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Earlier in the Captain's Quarters archives, I wrote about the threshold of democracy in relation to Afghanistan. The measure of a democrat, I wrote, isn't whether he supports the results when he wins, but when he loses. Until one accepts the results of elections even when they go against their wishes, they do not practice democracy but hypocrisy.
Hypocrisy oozes from Salon's latest effort from Cary Tennis, and the magazine itself should explain the reason for their continued presentation of Tennis. Not only does his latest "advice" show him as a pseudo-democrat, but singularly lacking in basic understanding of the American political system:
At a certain point in the near future, if the current oligarchy cannot be removed via the ballot, direct political action may become an urgent and compelling mission. It may then be necessary for many people in many walks of life to put their bodies on the line. For the moment, however, although pressing and profound questions have arisen about whether the current government is even legitimate, i.e., properly elected, there still remains a chance to remove this government peacefully in the 2008 election. (Or am I living in a dream world?)
I do think this regime's removal is the most urgent matter before the country today. And I do think that at a certain point the achievement of that goal might take precedence over our personal predilections for writing, teaching and the like. We might be called upon to go on general strike, for instance. We might be called upon to set up camp in the streets for weeks or months, to gather and remain in large public squares as the students in Tiananmen Square did, and dare government forces to remove us or to slaughter us in the streets.
This is all terrible and rather fantastic to contemplate. But what assurances have we that it is not all quite plausible? Having discarded the principles that Jefferson & Co. espoused, the current regime seems capable of anything. I know that my imagination is a feverish instrument. But are we not living in feverish times, in times of the unthinkable?
First, let me state the obvious. George Bush and his "regime" will be out the door on January 20, 2009. Bush cannot run for a third term in office, and Dick Cheney is as likely to run as he is to get elected -- in other words, almost no chance at all. Even middle-school students know that Presidents can only serve two terms. Tennis' vapidity demonstrates that he knows less about the topic than most children, a reality that reflects on Salon's continued publication of Tennis.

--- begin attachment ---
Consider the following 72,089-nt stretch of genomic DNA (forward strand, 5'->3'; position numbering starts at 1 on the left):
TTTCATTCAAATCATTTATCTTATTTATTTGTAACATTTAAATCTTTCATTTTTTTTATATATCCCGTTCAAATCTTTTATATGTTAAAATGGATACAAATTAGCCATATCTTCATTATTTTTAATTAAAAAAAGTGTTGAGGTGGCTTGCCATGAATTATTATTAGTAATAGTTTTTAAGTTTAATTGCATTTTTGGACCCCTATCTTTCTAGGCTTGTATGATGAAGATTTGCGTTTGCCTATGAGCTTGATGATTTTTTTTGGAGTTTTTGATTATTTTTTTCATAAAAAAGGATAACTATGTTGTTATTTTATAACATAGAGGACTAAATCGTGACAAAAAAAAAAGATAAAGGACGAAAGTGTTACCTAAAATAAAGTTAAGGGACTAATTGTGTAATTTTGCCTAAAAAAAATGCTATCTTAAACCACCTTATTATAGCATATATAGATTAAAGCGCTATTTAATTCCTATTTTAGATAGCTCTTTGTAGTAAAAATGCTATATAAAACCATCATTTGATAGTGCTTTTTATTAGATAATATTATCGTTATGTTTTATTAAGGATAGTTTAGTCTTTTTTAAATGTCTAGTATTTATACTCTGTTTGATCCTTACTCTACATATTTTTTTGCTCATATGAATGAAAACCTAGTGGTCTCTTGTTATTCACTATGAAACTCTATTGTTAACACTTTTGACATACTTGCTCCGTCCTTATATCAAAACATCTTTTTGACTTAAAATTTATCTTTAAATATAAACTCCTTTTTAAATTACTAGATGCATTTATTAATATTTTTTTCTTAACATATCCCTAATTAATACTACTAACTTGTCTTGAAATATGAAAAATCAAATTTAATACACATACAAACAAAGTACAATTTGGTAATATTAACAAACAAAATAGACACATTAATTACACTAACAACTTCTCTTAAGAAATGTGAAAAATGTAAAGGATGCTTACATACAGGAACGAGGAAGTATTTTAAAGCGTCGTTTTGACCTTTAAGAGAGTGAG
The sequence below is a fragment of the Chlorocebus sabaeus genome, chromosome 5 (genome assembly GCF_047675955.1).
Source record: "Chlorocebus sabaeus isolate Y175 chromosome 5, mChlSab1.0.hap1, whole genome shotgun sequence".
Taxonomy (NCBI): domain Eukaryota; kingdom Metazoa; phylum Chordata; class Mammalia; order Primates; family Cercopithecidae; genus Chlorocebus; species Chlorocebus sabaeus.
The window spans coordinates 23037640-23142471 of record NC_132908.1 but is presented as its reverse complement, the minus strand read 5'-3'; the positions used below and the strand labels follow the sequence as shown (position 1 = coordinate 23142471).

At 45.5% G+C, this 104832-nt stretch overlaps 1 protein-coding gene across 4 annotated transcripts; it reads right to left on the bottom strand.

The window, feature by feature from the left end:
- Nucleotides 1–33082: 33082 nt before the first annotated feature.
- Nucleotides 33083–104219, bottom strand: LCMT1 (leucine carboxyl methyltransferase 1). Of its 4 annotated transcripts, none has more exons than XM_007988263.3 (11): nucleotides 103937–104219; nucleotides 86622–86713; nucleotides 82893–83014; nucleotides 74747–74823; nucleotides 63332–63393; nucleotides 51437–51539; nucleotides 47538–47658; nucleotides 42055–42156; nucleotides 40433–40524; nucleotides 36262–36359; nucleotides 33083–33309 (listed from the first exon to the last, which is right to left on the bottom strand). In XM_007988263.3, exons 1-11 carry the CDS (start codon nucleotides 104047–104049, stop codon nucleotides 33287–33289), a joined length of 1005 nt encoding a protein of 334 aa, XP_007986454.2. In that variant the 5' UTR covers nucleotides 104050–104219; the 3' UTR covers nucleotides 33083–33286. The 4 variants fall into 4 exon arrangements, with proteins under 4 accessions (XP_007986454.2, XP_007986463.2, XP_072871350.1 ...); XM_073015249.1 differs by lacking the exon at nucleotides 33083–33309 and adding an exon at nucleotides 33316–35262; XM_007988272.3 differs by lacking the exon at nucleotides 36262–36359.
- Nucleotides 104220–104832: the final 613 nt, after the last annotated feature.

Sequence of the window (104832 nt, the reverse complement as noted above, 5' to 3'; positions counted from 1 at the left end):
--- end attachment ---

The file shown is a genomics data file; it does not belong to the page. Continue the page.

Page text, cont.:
Second, if the opposition party had fielded a candidate that appealed to more voters than Bush in 2004, he wouldn't be President now. They had ample opportunity to select a presidential hopeful from a wide range of candidates, including Joe Lieberman, who I think could have beaten Bush. Instead, the radical wing of the Democrats first tried pushing Howard Dean, and when that failed rallied behind John Kerry, who perhaps embodied the worst of the Democratic field in 2004. Vacillating and arrogant, Kerry never appealed to any other instinct except not being George Bush. Negations don't win presidential elections in America -- never have, and likely never will. Blame Democrats for choosing poorly.
The level of hostility towards democratic choice by Tennis boggles the mind. In his piece, he openly endorses violence against the duly elected government as a rational option when elections don't go his way. Does Salon endorse that view? Do their advertisers, such as NY Times Select, the History Channel, and United Airlines?
Salon should be ashamed to have published this dreck, and owes an explanation and an apology to its readers. (h/t: Instapundit)Sphere It View blog reactions
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